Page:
I actually don't know much about Filip (I only started watching figure skating in the spring of 2008, so he was "before my time"), so it was interesting to learn a bit more about him. Considering that Kristoffer's an introvert who was uncomfortable with the theatrical side of the sport, it seems unusual that he would become good friends with an extroverted skater who embodied all that was "ridiculous and geeky" about it.

    Me too! The text may be a biased glimpse into their personalities and lives as figure skaters (i.e. the heavy emphasis on the angsty stuff), but it's a lot better than nothing IMHO.
     
  11. Roxanne

    Roxanne New Member

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    Thank you so much much for translating these. This is extremely interesting and a bit sad.
     
  12. siberia82

    siberia82 New Member

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    Page 43 (continued):

    The following year, Kristoffer set a new personal record at the Swedish Nationals and qualified for the 2007 World Championships in Tokyo. There he was followed throughout the week by a camera crew from the PR agency Göteborg & Co. The next Worlds would be held in Gothenburg, and the city wanted to promote the event by highlighting the country's greatest figure skaters.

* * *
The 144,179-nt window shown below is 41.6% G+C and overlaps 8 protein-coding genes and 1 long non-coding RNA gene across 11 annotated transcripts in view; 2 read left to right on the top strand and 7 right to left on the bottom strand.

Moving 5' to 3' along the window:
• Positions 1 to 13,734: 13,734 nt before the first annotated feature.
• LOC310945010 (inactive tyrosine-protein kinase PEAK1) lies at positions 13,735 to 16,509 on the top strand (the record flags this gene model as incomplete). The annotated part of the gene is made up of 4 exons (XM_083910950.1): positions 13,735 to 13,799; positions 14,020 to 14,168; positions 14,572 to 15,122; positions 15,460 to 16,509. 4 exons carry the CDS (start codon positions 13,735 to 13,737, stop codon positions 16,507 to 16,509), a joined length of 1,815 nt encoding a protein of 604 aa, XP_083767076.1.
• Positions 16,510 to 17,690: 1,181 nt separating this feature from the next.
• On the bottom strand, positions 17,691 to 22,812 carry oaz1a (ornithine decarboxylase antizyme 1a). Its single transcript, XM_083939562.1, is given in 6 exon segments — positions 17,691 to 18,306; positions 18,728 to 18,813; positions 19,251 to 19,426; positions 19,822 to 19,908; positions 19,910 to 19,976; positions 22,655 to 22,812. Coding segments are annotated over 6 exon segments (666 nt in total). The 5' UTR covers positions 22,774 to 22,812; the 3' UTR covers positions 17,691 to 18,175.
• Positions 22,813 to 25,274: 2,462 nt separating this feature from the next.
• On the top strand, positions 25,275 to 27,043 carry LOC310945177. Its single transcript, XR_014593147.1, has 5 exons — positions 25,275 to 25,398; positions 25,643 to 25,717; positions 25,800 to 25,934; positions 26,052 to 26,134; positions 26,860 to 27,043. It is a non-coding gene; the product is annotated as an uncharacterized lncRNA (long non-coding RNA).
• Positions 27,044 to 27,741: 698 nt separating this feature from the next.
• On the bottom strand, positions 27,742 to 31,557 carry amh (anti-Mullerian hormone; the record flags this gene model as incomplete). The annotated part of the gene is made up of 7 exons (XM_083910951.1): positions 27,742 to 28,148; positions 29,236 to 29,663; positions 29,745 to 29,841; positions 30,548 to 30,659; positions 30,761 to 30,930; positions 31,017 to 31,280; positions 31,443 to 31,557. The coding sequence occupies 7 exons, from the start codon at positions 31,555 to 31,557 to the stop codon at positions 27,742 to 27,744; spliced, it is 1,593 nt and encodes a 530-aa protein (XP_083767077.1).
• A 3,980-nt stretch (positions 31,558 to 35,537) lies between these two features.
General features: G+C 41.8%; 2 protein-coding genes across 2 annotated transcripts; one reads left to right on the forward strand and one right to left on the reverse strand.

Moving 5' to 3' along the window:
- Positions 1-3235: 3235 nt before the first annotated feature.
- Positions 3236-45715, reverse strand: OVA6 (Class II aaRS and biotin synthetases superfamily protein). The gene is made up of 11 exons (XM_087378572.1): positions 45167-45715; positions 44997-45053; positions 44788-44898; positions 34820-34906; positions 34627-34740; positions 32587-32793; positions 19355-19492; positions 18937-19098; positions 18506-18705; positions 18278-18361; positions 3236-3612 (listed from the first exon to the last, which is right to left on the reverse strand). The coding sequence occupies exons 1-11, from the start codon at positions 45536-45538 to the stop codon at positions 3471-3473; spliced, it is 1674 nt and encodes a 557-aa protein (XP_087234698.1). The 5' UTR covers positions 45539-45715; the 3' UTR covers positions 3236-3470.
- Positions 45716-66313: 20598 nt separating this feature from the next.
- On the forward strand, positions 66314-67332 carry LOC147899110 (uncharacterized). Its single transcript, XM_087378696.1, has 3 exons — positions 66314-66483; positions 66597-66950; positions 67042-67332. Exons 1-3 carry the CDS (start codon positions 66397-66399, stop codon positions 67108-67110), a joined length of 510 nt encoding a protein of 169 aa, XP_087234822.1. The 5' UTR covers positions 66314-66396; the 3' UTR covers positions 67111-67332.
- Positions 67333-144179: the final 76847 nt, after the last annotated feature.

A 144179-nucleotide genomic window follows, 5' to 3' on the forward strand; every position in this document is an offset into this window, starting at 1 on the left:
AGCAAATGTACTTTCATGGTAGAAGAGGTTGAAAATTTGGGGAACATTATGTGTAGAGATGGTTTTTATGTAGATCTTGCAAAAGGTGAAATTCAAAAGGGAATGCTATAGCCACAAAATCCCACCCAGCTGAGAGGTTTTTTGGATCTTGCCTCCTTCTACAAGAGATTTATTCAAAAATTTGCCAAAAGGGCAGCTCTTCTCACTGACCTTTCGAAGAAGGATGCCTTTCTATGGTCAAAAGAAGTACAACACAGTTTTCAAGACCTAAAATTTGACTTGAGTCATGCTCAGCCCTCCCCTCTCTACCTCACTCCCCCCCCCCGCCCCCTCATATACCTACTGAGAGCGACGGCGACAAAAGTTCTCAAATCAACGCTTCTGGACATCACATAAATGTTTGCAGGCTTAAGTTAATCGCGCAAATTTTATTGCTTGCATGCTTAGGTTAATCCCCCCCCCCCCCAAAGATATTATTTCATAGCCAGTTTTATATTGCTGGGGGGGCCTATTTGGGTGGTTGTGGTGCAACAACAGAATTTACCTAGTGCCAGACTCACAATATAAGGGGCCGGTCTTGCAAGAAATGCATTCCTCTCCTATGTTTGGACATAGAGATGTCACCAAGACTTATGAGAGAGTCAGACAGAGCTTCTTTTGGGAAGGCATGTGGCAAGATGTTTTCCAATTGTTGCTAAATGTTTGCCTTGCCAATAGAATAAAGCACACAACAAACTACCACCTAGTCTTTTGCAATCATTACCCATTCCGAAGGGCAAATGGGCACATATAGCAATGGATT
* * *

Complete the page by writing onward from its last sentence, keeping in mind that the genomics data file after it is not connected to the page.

While Kristoffer took off his skate guards and walked out on the ice in a shiny silk shirt and imitation leather black pants, he had a stomach ache due to nervousness. But as soon as he began the Travolta-dance to the first notes of "Stayin' Alive", he heard cheering from the stands. When he nailed a perfect triple toe loop, he felt that he had something big going on. Television commentators Katarina Hultling and Lotta Falkenbäck reported home to the Swedish people, "What a skate!" "Fun and groovy!" "Oh so lovely!"

    After he had completed his final spin, Kristoffer Berntsson stood with his left hand on his hip and the other stretched towards the ceiling. The audience in the packed arena gave him a standing ovation; flowers and teddy bears flew through the air and landed on to the ice. Kristoffer could not help but smile and applauded himself. He had never skated this well before. He smashed his personal record by 20 points and finished in ninth place – the best result for a Swedish man since Gillis Grafström’s gold in 1929.

    The 24-year-old Kristoffer Berntsson came home to Gothenburg as a star. People stopped him on the street to offer their congratulations. Moreover, his achievement meant that Sweden had two spots for the home World Championships.

    Kristoffer then followed up this result with a seventh place finish at the European Championships in Zagreb – his best placement ever at an international competition. Naturally, everything should have felt fantastic – if it were not for the 18-year-old Adrian Schultheiss who finished sixth.

    For figure skating fans all over the world, it seemed as if Sweden had something big happening. The country had no major presence on the international scene for nearly a century, and now it had two skaters among the top seven in Europe.
     
  13. Lis

    Lis Member

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    I have read the whole article a few times and I don't really know what to say about it.